As most Wisconsinites are aware, the Wisconsin Fair Employment Act (WFEA) specifically prohibits discrimination in employment based upon arrest and conviction record. However, most states do not provide this protection and there is no federal law to protect the entire country which has cased the Equal Employment Opportunity Commission (EEOC) to get creative and innovative to find a cause of action where protection is needed and a trend in employment discrimination is occurring. As can be reasonably understood. minorities tend to be the impacted most by arrest & conviction discrimination so the EEOC has announced that it will consider disparate impact suits under Title VII of the Civil Rights Act of 1964 where they see fit. Specifically, in an unbinding advisory opinion letter, the EEOC stated that it:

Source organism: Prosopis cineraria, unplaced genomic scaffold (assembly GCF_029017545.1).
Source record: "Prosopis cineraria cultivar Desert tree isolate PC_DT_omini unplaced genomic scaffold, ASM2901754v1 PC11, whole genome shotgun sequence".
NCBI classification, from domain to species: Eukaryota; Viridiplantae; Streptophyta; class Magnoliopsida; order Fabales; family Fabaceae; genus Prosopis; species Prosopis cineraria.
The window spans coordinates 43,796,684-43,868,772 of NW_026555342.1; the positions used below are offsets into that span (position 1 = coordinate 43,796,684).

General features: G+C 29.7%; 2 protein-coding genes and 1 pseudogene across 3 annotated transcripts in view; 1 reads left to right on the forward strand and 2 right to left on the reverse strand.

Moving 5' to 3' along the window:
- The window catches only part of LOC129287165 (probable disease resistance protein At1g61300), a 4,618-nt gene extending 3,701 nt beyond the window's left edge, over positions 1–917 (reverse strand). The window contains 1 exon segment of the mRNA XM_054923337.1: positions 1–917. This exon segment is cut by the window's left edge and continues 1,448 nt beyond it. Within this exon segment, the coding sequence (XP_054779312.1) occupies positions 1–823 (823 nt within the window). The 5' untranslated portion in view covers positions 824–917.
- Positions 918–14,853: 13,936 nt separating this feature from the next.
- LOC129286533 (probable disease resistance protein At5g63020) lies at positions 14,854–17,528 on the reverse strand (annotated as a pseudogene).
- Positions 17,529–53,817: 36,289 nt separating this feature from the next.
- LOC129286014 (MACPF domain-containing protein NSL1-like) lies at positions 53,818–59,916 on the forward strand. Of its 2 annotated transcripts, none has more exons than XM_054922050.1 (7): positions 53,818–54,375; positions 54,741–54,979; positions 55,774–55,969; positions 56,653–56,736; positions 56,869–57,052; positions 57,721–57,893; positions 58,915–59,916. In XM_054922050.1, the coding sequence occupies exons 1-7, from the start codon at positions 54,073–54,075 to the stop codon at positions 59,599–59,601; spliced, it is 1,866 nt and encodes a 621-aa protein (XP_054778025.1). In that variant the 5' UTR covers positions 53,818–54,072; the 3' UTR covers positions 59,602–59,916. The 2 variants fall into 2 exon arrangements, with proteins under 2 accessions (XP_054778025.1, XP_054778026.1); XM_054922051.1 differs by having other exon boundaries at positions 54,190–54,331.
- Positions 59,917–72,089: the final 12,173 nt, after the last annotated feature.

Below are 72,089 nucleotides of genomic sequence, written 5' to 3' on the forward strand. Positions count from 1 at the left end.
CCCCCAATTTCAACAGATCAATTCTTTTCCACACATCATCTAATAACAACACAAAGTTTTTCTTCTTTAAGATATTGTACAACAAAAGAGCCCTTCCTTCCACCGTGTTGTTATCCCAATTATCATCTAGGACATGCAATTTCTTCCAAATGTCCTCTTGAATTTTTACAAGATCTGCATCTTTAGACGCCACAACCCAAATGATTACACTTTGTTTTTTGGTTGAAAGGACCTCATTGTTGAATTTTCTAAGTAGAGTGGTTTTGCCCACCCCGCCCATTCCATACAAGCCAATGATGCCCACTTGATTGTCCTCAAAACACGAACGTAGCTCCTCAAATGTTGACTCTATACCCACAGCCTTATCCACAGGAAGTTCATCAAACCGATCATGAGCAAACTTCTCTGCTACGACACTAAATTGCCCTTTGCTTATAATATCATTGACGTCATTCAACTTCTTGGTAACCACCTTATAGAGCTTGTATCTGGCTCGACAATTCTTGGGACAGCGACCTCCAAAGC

(1) will continue to differentiate between arrest and conviction records; (2) may not be prepared to adopt a presumption of disparate impact in this context; and (3) will in the event of a finding of disparate impact, closely scrutinize the employer's policy with regard to both how long convictions are disqualifying and whether the underlying criminal conduct is related to the job duties for the position in question.This position by the EEOC impacts Wisconsin residents little except for maybe where a class-action type of action could be considered. Though Wisconsin offers arrest & conviction record discrimination, it does remain an unclear area that has little court and administrative law precedent and appears to be applied inconsistently by the Equal Rights Division. I enjoy and get excited about interesting and blatant violations under the WFEA but it can be discouraging given the law's inconsistent application of the "substantially-related" defense and sometimes bizarre application but I always encourage complainants to pursue their rights under the WFEA.